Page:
Supreme Court Holds Administrative Patent Judges Unconstitutional, Leaving More Questions than Answers

Wilson Sonsini Goodrich & Rosati

Earlier today, the U.S. Supreme Court decided the administrative patent judges (APJs) of the Patent Trial and Appeal Board (PTAB) were not constitutionally appointed, and that the patent owner, Arthrex, Inc., is entitled to a remand for a rehearing by the Director of the United States Patent and Trademark Office. United States v. Arthrex, Inc., 593 U.S. _ (June 21, 2021). The Court was sharply divided, however, over both the problem and the solution, leaving much of the details to the Federal Circuit to work out in this case, as well as the numerous cases it has remanded to the PTAB in view of its decision in Arthrex, Inc. v. Smith & Nephew, Inc., 941 F.3d 1320 (Fed. Cir. 2019).

Smith & Nephew, Inc. sought inter partes review (IPR) against Arthrex patents and received both an institution decision and a favorable final written decision canceling the claims it had challenged. Arthrex did not request rehearing, but appealed and argued for the first time on appeal that IPRs are unconstitutional because APJs are not constitutionally appointed. The Federal Circuit agreed that APJs are not constitutionally appointed, but held that the remedy was to treat them as at-will employees to ensure the Director’s control over their decisions. The Supreme Court affirmed the holding that APJs are not constitutionally appointed—although on a somewhat different basis—holding that the Federal Circuit’s remedy was wrong because it did not address the core problem, the Director’s lack of unfettered control over the final agency decision. Instead, the Court ordered a remand to the Director, a remedy Justice Thomas’ dissent notes was never sought.

Under the Appointments clause in Article II of the U.S. Constitution, certain officers must be appointed by the President with the advice and consent of the Senate. However, Congress may authorize the President and others, including department heads, to appoint “inferior Officers” without Senate consent. The plurality decision by Chief Justice Roberts explains that, while Congress may provide for these alternative appointments, it may not eliminate agency head control over both the officers and their actions. The plurality acknowledged that the Director (as agency head) retains considerable control over APJs, but this control still permits the Director to avoid accountability. Indeed, the Director’s most direct control over a decision (rather than an APJ) follows a statutory scheme in which the Director may appoint a new PTAB panel to rehear the case, with the Director having only a single vote out of at least three. According the plurality, this was still not enough control or direct accountability. Because the problem was related to the Director’s accountability, the plurality held that the remedy must focus on this problem, and thus “severed” section 6(c) of the Patent Code to cure the constitutional defect. Under the Court’s precedent, a statute may be struck down in whole or in part to cure a constitutional defect. Here, the plurality consider it sufficient to modify §6(c) to permit the Director to order a rehearing (which the statute reserved to the PTAB) and to decide the rehearing alone (versus the statute’s requirement for action by at least three PTAB members). Only three other Justices (Alito, Kavanaugh, and Barrett) joined the plurality decision, leaving it without a majority.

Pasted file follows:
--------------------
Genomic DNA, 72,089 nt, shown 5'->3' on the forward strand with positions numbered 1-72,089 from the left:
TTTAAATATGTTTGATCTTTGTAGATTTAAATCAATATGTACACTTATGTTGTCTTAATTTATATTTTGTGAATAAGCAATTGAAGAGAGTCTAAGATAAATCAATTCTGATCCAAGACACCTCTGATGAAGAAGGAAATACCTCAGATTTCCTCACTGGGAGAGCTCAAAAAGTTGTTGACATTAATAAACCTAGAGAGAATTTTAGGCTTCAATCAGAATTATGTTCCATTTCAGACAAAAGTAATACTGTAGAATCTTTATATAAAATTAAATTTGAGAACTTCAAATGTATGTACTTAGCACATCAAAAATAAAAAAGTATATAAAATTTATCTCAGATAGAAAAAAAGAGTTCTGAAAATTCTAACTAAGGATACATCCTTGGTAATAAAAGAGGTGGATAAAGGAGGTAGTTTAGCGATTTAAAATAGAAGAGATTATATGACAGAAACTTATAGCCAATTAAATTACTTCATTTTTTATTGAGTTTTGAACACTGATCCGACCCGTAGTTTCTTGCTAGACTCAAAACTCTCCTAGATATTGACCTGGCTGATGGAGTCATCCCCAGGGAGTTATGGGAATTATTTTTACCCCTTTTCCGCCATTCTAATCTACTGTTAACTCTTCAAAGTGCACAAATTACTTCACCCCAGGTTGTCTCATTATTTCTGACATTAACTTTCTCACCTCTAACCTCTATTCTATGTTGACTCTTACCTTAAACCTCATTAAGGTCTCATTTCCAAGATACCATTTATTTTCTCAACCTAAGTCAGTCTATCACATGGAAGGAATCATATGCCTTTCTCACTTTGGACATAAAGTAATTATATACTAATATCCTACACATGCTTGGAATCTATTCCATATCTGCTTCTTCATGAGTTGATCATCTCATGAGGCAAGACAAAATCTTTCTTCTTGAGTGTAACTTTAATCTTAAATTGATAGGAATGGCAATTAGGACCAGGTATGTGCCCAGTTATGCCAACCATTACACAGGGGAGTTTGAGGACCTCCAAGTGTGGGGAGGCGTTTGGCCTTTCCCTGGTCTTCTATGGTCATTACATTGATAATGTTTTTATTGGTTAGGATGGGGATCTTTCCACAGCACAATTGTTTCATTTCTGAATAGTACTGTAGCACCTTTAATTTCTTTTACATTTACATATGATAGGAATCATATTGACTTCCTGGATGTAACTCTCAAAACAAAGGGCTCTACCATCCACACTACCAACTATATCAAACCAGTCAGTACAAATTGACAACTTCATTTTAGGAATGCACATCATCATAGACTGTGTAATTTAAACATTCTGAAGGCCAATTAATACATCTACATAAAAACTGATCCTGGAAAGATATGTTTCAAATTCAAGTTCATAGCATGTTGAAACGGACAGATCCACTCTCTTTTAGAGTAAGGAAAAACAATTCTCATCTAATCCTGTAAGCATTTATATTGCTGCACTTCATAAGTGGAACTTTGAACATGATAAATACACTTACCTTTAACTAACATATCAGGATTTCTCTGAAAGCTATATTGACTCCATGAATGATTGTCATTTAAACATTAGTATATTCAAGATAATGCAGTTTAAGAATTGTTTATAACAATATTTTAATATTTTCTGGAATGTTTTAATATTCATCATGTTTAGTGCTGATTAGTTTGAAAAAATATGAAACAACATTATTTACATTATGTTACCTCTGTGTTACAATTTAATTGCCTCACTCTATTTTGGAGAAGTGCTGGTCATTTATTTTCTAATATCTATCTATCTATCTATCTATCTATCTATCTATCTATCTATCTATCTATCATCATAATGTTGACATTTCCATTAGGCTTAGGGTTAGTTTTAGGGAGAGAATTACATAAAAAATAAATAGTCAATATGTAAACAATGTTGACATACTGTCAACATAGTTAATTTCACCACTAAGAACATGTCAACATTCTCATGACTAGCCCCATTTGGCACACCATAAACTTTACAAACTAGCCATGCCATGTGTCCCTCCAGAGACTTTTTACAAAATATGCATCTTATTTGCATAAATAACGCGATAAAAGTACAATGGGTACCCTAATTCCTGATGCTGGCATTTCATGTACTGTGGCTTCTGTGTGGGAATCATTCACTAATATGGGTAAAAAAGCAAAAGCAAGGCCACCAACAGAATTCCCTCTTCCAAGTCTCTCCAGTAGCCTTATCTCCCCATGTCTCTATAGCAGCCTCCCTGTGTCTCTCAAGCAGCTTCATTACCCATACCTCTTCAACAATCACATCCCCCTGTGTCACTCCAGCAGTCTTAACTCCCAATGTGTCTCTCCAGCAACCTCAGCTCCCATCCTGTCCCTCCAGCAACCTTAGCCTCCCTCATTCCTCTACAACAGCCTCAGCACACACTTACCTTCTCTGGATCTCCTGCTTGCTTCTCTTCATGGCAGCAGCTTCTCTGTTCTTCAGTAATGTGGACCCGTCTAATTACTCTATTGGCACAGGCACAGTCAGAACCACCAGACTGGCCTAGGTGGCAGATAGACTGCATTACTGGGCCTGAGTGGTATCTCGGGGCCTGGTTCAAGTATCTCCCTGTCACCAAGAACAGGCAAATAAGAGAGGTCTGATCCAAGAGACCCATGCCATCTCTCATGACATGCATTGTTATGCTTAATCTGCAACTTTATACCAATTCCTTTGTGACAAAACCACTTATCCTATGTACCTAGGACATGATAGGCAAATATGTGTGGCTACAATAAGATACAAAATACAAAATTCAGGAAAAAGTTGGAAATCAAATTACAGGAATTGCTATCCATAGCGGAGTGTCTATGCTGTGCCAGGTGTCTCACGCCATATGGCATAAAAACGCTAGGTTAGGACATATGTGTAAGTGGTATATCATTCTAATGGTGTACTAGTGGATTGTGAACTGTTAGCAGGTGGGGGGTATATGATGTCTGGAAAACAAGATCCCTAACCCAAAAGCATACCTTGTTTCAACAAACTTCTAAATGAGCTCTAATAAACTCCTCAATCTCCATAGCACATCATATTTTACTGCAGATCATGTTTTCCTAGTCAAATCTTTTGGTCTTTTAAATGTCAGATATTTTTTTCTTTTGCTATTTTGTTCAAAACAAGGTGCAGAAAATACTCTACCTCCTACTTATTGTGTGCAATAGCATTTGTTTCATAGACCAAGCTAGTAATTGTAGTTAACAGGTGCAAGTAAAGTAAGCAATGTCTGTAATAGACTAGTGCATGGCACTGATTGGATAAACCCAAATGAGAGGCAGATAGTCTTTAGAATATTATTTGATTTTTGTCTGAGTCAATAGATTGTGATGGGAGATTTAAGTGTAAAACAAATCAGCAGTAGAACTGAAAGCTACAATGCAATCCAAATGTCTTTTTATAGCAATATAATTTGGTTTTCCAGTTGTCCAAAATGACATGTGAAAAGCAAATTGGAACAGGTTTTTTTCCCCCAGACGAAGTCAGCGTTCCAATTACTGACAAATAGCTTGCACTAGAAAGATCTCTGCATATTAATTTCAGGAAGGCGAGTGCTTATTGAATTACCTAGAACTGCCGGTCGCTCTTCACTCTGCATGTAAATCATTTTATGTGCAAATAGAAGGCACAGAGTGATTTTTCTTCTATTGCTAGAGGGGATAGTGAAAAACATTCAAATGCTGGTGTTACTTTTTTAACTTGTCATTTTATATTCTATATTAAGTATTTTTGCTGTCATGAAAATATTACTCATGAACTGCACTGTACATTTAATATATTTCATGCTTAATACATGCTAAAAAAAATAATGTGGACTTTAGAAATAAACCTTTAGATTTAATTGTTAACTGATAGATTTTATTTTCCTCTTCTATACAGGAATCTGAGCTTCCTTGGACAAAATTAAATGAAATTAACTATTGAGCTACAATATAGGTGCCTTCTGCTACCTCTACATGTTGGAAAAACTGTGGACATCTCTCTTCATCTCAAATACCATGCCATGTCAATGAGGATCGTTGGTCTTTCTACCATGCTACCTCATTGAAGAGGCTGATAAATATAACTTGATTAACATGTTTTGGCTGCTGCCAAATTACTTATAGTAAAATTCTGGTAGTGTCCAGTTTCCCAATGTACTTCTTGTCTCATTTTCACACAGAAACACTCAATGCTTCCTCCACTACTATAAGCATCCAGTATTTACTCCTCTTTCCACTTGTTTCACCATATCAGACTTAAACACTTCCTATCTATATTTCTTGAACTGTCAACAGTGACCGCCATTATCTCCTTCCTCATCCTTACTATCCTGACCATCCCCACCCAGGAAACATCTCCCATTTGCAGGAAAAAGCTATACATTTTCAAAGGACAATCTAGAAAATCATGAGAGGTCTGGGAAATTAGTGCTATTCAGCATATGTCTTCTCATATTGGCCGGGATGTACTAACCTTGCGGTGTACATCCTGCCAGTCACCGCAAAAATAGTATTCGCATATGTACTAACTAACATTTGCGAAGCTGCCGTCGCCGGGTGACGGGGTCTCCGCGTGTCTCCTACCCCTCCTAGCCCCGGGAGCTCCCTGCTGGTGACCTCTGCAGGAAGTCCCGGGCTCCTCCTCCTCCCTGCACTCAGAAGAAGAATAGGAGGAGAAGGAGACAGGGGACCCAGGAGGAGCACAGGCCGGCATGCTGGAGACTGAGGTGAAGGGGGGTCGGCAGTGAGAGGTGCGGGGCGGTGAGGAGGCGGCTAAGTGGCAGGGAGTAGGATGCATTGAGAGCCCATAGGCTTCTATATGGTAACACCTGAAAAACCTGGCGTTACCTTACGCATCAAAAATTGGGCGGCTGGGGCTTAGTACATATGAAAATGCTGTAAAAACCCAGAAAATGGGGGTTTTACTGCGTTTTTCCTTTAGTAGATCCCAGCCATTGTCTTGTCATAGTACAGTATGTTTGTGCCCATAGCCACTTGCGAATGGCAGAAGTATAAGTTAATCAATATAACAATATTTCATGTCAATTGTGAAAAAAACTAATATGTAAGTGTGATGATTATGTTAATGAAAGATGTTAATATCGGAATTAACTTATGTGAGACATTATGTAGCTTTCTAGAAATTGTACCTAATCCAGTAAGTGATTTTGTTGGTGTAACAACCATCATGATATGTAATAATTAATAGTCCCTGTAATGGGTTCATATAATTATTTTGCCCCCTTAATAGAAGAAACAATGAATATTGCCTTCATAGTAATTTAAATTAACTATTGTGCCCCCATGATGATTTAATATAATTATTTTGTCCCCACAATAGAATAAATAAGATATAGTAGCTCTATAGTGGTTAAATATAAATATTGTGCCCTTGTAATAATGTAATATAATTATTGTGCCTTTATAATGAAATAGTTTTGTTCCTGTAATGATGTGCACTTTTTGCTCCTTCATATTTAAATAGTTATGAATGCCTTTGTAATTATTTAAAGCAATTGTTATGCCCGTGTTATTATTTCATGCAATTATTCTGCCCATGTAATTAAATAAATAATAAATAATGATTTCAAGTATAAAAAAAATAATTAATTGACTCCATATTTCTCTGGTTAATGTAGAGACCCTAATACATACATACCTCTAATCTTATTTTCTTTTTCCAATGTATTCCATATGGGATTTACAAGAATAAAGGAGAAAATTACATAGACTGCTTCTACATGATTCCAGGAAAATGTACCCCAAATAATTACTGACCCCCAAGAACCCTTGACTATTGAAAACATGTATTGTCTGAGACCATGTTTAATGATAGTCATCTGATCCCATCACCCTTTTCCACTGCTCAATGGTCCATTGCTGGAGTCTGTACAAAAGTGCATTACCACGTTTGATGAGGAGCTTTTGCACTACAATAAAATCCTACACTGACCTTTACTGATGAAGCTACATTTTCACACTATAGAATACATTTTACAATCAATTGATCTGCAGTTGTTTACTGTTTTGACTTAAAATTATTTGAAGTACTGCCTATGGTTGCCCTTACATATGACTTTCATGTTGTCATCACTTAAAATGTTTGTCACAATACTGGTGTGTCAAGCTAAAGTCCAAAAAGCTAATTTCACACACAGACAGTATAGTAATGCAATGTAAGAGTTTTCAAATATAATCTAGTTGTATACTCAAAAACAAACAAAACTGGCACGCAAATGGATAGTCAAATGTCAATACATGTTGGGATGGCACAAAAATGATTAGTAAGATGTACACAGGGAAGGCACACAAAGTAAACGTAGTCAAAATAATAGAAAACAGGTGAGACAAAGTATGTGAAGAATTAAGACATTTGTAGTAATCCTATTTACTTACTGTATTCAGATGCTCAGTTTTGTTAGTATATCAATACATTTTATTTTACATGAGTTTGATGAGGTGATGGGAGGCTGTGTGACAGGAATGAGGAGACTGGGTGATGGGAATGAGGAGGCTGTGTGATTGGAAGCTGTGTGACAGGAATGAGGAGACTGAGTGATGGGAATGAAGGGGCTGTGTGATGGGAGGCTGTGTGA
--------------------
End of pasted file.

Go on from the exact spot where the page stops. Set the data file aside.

Justice Gorsuch concurred in the unconstitutionality of APJ appointments, giving a majority (5-4) to affirm the problem Arthrex had identified. Gorsuch disagreed with the plurality on the remedy, however, agreeing with Arthrex that choosing a solution should be left to Congress. Justice Breyer, in a decision that Justices Sotomayor and Kagan joined, reached an opposite conclusion. Breyer would not have found a constitutional problem, but reluctantly agreed with the plurality that if a problem existed, the plurality’s solution was correct. Thus, Breyer, Sotomayor, and Kagan partly joined the plurality for a 7-2 majority on the solution. Justice Thomas added a long dissent (which Breyer, Sotomayor, and Kagan partly joined) urging that the Court’s Appointments clause decisions have grown confused and impinge on Congressional power to legislate appropriate solutions for different administrative problems.